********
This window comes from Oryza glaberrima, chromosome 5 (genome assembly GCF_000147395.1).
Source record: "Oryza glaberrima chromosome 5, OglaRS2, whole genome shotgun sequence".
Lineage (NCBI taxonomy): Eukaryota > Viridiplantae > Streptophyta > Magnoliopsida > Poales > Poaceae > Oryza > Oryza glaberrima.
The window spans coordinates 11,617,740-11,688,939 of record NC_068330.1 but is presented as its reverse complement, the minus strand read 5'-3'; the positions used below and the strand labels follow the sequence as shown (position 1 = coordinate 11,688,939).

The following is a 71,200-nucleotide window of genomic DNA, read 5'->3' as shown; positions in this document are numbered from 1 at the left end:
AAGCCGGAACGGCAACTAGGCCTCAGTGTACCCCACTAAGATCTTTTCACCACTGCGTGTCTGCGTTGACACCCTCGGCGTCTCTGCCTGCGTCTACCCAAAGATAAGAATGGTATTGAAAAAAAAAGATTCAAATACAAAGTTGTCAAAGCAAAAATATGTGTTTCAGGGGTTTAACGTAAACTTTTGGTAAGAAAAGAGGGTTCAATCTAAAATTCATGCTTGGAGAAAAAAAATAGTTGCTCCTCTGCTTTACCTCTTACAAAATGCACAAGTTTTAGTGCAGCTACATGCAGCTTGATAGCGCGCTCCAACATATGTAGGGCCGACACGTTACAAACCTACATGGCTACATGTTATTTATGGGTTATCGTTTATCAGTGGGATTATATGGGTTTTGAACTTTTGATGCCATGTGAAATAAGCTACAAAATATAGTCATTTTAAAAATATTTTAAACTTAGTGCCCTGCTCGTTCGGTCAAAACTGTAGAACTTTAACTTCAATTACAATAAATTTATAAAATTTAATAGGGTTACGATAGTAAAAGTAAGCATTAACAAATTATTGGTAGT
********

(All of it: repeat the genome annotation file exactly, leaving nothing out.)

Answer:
This window comes from Oryza glaberrima, chromosome 5 (genome assembly GCF_000147395.1).
Source record: "Oryza glaberrima chromosome 5, OglaRS2, whole genome shotgun sequence".
Lineage (NCBI taxonomy): Eukaryota > Viridiplantae > Streptophyta > Magnoliopsida > Poales > Poaceae > Oryza > Oryza glaberrima.
The window spans coordinates 11,617,740-11,688,939 of record NC_068330.1 but is presented as its reverse complement, the minus strand read 5'-3'; the positions used below and the strand labels follow the sequence as shown (position 1 = coordinate 11,688,939).

The following is a 71,200-nucleotide window of genomic DNA, read 5'->3' as shown; positions in this document are numbered from 1 at the left end:
AAGCCGGAACGGCAACTAGGCCTCAGTGTACCCCACTAAGATCTTTTCACCACTGCGTGTCTGCGTTGACACCCTCGGCGTCTCTGCCTGCGTCTACCCAAAGATAAGAATGGTATTGAAAAAAAAAGATTCAAATACAAAGTTGTCAAAGCAAAAATATGTGTTTCAGGGGTTTAACGTAAACTTTTGGTAAGAAAAGAGGGTTCAATCTAAAATTCATGCTTGGAGAAAAAAAATAGTTGCTCCTCTGCTTTACCTCTTACAAAATGCACAAGTTTTAGTGCAGCTACATGCAGCTTGATAGCGCGCTCCAACATATGTAGGGCCGACACGTTACAAACCTACATGGCTACATGTTATTTATGGGTTATCGTTTATCAGTGGGATTATATGGGTTTTGAACTTTTGATGCCATGTGAAATAAGCTACAAAATATAGTCATTTTAAAAATATTTTAAACTTAGTGCCCTGCTCGTTCGGTCAAAACTGTAGAACTTTAACTTCAATTACAATAAATTTATAAAATTTAATAGGGTTACGATAGTAAAAGTAAGCATTAACAAATTATTGGTAGT